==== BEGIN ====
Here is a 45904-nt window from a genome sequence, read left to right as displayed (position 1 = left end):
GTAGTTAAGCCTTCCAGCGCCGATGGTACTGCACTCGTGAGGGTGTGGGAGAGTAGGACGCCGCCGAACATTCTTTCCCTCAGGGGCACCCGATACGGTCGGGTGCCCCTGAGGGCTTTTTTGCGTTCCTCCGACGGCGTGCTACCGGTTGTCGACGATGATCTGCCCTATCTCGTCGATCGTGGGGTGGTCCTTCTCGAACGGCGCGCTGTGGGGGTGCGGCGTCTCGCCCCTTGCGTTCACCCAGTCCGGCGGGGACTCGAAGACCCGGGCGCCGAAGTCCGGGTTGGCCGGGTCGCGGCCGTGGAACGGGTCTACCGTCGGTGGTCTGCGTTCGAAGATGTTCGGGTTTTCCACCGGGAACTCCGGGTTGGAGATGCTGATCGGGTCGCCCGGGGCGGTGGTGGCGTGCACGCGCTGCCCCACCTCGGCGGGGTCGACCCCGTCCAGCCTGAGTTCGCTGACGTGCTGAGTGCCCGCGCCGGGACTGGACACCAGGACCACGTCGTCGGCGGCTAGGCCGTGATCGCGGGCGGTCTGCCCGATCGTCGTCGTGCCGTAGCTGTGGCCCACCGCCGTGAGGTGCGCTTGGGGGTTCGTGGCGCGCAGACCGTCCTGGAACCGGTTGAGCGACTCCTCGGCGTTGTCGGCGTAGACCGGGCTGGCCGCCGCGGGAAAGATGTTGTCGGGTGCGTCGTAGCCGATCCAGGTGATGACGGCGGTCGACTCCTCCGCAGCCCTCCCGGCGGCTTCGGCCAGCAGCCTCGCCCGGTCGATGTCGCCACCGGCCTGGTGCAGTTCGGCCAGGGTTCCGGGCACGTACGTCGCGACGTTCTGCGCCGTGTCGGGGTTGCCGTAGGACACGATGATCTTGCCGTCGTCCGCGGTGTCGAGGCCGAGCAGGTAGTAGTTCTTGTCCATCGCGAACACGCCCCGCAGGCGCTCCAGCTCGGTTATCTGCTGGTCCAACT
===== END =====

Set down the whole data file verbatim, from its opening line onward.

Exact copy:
Here is a 45904-nt window from a genome sequence, read left to right as displayed (position 1 = left end):
GTAGTTAAGCCTTCCAGCGCCGATGGTACTGCACTCGTGAGGGTGTGGGAGAGTAGGACGCCGCCGAACATTCTTTCCCTCAGGGGCACCCGATACGGTCGGGTGCCCCTGAGGGCTTTTTTGCGTTCCTCCGACGGCGTGCTACCGGTTGTCGACGATGATCTGCCCTATCTCGTCGATCGTGGGGTGGTCCTTCTCGAACGGCGCGCTGTGGGGGTGCGGCGTCTCGCCCCTTGCGTTCACCCAGTCCGGCGGGGACTCGAAGACCCGGGCGCCGAAGTCCGGGTTGGCCGGGTCGCGGCCGTGGAACGGGTCTACCGTCGGTGGTCTGCGTTCGAAGATGTTCGGGTTTTCCACCGGGAACTCCGGGTTGGAGATGCTGATCGGGTCGCCCGGGGCGGTGGTGGCGTGCACGCGCTGCCCCACCTCGGCGGGGTCGACCCCGTCCAGCCTGAGTTCGCTGACGTGCTGAGTGCCCGCGCCGGGACTGGACACCAGGACCACGTCGTCGGCGGCTAGGCCGTGATCGCGGGCGGTCTGCCCGATCGTCGTCGTGCCGTAGCTGTGGCCCACCGCCGTGAGGTGCGCTTGGGGGTTCGTGGCGCGCAGACCGTCCTGGAACCGGTTGAGCGACTCCTCGGCGTTGTCGGCGTAGACCGGGCTGGCCGCCGCGGGAAAGATGTTGTCGGGTGCGTCGTAGCCGATCCAGGTGATGACGGCGGTCGACTCCTCCGCAGCCCTCCCGGCGGCTTCGGCCAGCAGCCTCGCCCGGTCGATGTCGCCACCGGCCTGGTGCAGTTCGGCCAGGGTTCCGGGCACGTACGTCGCGACGTTCTGCGCCGTGTCGGGGTTGCCGTAGGACACGATGATCTTGCCGTCGTCCGCGGTGTCGAGGCCGAGCAGGTAGTAGTTCTTGTCCATCGCGAACACGCCCCGCAGGCGCTCCAGCTCGGTTATCTGCTGGTCCAACT